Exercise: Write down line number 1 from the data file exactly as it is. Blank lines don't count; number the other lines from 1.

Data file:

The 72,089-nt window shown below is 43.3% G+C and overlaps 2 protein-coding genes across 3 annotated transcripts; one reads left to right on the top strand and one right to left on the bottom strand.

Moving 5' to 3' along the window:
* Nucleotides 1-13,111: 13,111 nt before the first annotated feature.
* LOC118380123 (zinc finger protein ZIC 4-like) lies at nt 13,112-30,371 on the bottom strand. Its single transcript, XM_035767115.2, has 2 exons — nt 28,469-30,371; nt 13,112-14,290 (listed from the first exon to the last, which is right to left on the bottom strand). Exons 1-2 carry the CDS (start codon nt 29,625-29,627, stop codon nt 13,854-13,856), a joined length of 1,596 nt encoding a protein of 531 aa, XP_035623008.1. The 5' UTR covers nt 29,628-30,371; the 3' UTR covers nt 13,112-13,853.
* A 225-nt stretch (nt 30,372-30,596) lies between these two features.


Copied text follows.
The 72,089-nt window shown below is 43.3% G+C and overlaps 2 protein-coding genes across 3 annotated transcripts; one reads left to right on the top strand and one right to left on the bottom strand.